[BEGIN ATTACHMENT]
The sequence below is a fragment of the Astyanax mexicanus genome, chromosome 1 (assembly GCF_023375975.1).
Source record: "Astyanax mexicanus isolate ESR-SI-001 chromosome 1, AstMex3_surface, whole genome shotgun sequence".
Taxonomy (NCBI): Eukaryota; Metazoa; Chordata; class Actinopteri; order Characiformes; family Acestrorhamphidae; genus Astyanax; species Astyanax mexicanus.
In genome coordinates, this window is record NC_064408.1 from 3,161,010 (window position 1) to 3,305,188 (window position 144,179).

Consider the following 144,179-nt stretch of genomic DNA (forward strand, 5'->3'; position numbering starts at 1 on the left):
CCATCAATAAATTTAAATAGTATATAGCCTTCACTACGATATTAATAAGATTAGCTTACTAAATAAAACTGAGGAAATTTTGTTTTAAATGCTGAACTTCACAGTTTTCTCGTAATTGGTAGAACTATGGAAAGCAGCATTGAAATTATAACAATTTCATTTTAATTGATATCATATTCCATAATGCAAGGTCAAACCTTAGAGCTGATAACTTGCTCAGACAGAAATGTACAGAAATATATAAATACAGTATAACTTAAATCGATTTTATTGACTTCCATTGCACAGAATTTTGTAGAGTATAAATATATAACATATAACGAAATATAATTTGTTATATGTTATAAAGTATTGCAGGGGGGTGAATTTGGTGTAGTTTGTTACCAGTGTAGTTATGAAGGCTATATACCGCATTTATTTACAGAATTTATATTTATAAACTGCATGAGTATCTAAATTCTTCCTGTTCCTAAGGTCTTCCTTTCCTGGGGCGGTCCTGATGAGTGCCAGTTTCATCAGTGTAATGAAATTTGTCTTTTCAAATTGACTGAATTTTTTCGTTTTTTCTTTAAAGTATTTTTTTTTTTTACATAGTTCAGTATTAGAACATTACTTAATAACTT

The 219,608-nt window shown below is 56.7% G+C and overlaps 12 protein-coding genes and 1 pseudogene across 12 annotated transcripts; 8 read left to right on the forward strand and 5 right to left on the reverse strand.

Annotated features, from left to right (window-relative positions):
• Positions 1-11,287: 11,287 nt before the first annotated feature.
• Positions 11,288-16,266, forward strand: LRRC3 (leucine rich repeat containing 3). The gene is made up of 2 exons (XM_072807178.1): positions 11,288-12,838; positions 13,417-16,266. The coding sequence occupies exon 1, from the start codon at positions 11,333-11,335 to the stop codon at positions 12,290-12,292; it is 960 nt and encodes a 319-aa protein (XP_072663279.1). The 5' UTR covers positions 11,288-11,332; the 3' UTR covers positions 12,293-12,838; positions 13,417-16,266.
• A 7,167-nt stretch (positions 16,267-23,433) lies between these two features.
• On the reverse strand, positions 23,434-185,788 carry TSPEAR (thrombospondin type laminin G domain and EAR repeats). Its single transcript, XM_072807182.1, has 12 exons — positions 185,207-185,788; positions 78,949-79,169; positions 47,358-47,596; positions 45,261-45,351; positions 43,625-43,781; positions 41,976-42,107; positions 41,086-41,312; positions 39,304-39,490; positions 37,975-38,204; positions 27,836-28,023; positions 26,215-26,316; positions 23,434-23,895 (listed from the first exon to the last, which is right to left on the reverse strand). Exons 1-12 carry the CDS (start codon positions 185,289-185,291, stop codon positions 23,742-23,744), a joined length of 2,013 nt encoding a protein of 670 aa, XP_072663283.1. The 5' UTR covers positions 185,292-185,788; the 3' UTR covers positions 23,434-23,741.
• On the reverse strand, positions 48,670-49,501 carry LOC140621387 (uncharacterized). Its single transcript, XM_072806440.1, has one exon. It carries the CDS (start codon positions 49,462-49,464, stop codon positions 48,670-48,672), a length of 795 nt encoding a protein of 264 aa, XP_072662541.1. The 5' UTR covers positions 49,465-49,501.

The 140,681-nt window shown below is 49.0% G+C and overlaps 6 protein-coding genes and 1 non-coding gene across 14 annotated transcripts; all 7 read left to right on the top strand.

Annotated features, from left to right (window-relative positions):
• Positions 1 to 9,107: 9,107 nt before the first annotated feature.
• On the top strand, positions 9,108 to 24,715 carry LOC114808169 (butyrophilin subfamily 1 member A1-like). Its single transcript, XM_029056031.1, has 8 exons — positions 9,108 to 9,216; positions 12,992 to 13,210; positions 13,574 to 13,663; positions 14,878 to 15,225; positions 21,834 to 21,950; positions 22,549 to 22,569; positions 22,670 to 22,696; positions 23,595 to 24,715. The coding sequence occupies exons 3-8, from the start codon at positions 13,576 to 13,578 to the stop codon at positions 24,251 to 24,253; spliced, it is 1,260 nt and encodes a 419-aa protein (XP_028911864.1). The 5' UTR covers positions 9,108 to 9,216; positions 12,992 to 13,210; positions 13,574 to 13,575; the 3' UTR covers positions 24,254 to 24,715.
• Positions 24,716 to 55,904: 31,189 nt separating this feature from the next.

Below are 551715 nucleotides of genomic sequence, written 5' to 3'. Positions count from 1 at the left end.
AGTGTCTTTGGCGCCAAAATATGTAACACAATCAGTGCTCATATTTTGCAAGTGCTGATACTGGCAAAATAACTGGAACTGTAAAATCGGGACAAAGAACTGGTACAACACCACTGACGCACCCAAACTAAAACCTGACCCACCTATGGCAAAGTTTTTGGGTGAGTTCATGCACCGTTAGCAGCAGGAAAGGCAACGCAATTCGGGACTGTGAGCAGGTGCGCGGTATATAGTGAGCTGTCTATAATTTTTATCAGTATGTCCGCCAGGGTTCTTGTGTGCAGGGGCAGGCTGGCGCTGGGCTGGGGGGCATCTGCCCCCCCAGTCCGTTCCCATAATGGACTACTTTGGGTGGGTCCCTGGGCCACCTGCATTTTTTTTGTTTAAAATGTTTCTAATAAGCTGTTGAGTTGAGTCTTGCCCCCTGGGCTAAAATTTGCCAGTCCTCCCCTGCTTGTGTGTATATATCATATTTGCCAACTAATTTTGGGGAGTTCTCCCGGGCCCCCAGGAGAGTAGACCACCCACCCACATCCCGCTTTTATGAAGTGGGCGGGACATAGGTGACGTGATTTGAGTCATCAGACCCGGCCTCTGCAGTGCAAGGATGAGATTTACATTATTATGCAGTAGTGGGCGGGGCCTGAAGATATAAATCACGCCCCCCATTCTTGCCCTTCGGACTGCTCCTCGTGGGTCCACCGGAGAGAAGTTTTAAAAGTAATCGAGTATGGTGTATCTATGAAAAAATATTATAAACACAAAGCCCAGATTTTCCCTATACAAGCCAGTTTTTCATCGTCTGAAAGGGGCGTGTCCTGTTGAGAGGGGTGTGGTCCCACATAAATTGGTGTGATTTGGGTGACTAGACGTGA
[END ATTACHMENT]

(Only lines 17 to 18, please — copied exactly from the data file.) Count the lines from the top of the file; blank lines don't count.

• On the top strand, positions 9,108 to 24,715 carry LOC114808169 (butyrophilin subfamily 1 member A1-like). Its single transcript, XM_029056031.1, has 8 exons — positions 9,108 to 9,216; positions 12,992 to 13,210; positions 13,574 to 13,663; positions 14,878 to 15,225; positions 21,834 to 21,950; positions 22,549 to 22,569; positions 22,670 to 22,696; positions 23,595 to 24,715. The coding sequence occupies exons 3-8, from the start codon at positions 13,576 to 13,578 to the stop codon at positions 24,251 to 24,253; spliced, it is 1,260 nt and encodes a 419-aa protein (XP_028911864.1). The 5' UTR covers positions 9,108 to 9,216; positions 12,992 to 13,210; positions 13,574 to 13,575; the 3' UTR covers positions 24,254 to 24,715.
• Positions 24,716 to 55,904: 31,189 nt separating this feature from the next.